– ‘The Magic of Wor(l)ds’ blog is a hobby, reviews and other bookish stuff on this site are done for free. –
Today I’m on the ‘The Rebel Heiress and the Knight’ blogtour, organised by Rachel’s Random Resources.
To promote this book I have a guest post written by its author, but b
About the Author :
Growing up in Richmond-Upon-Thames, Melissa Oliver used to walk past the old Mills and Boon offices as a teen, and wistfully sigh that one day her dream of writing for them will come true. Amazingly, after all these years, it finally has…& now she can bring all those stories out onto the pages of her books. Melissa lives in south-west London with her gorgeous husband and equally gorgeous daughters, who share her passion for castles, palaces and all things historical.
She must marry the knight
By order of the king!
Widow Eleanor of Tallany Castle knows her people are broken by the taxes demanded by King John. So when she’s ordered to marry Hugh de Villiers, a knight loyal to the king, she’s furious—even if he is handsome! As gallant Hugh begins to heal the scars of Eleanor’s abusive first marriage, she’s even more determined to keep her secret: she is the outlaw the king wants to send to the gallows!
Guest Post :
I knew I wanted to write a medieval romance, set against a back-drop of real historical events- and the spring of 1215 certainly had that.
With bitter divisions between King John and the Barons; civil unrest and lawlessness- the country was on the brink of civil war. Strangely enough; Brexit- which polarised opinions and divided the U.K recently, actually helped in making me understand the depth of anger and frustration felt by both sides. Only, back then, there was a real and palpable danger that the situation could spiral out of control, spectacularly…which it later did.
To set a tender romantic story at this tumultuous time was just too delicious for me to resist. I wanted to create that element of intrigue, adventure, and even hope.
This is one of the reasons why I love medieval historical romance- it has that excitement- that tangible, urgent immediacy about it that for a hopeless romantic like me, not to mention as a writer- is just too good to pass up. There are endless possibilities.
However, I’m conscious that this is also a period in history that occurred a long time ago, meaning that the availability of credible resources are limited. For instance, much as I like to keep the story and characters rooted in historical accuracy, it isn’t always possible. If that was the case, then my characters would have had to speak in ‘old’ French, since (middle) English wouldn’t have been spoken in court at this time. It does, however, need to feel authentic and believable.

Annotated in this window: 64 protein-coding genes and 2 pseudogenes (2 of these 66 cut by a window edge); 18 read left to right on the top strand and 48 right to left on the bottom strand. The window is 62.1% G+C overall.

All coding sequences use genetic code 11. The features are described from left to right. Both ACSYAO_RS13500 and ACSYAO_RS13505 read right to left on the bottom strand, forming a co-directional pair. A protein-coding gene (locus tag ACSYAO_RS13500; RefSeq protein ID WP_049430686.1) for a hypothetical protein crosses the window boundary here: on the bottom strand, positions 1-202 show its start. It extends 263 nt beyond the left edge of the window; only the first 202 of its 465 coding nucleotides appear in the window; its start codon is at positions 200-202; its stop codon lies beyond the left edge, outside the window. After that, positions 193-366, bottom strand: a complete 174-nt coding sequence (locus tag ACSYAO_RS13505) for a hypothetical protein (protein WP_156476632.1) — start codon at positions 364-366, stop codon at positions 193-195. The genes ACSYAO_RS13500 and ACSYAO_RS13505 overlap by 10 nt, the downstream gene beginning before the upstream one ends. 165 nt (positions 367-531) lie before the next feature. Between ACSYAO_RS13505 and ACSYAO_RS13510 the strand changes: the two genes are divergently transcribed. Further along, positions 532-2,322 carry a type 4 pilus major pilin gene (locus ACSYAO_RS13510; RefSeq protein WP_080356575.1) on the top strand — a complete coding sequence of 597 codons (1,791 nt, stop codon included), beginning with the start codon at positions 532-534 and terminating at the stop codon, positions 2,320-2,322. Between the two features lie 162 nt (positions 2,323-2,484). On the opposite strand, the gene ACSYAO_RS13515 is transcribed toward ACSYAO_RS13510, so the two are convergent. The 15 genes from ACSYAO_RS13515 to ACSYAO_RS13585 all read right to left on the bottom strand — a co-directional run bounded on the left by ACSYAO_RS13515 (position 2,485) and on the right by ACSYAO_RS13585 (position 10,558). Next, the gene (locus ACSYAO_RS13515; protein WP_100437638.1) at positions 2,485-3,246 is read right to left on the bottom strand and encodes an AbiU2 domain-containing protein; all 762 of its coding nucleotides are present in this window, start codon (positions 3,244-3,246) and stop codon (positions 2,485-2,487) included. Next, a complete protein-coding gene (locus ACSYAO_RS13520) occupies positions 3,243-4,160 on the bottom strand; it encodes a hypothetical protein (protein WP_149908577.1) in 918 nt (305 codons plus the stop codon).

I always start with a what if… scenario, with the emergence of characters forming in my head, adding more and more detail and layers as I go along. The plot may twist and turn as many times but ultimately it’s my characters that drive the story forward.
I create them, with the hope that they jump out of the page, and know that they inhabit a world that, much like ours, isn’t perfect and can be quite harsh at times. However, both my hero and heroine have no choice but to rise to any challenges in a, sometimes, unexpected way.
In terms of themes, there’s a nod to the legend of Robin Hood, which some historians believe, took its inspiration from the real-life story of Fulk FitzWarin III.
My heroine- Eleanor had been abused in her first marriage but uses that experience for a force of good, even though it’s a difficult experience to put behind her. She’s quite empowering really and yes women like Eleanor Tallany really did exist at that time. The hero too, Sir Hugh de Villers, is patient and kind- a powerful warrior with a big heart. I really love them both.
Eleanor and Hugh had sparks of attraction almost from the outset but they had to overcome standing on opposing lines when it came to the Baron’s conflict. At the heart of this book are two people who are drawn together, despite their differences and their difficulty to trust. There are variant shades between the light and dark elements here too, so I loved injecting humour into the story.
The Magic of Wor(l)ds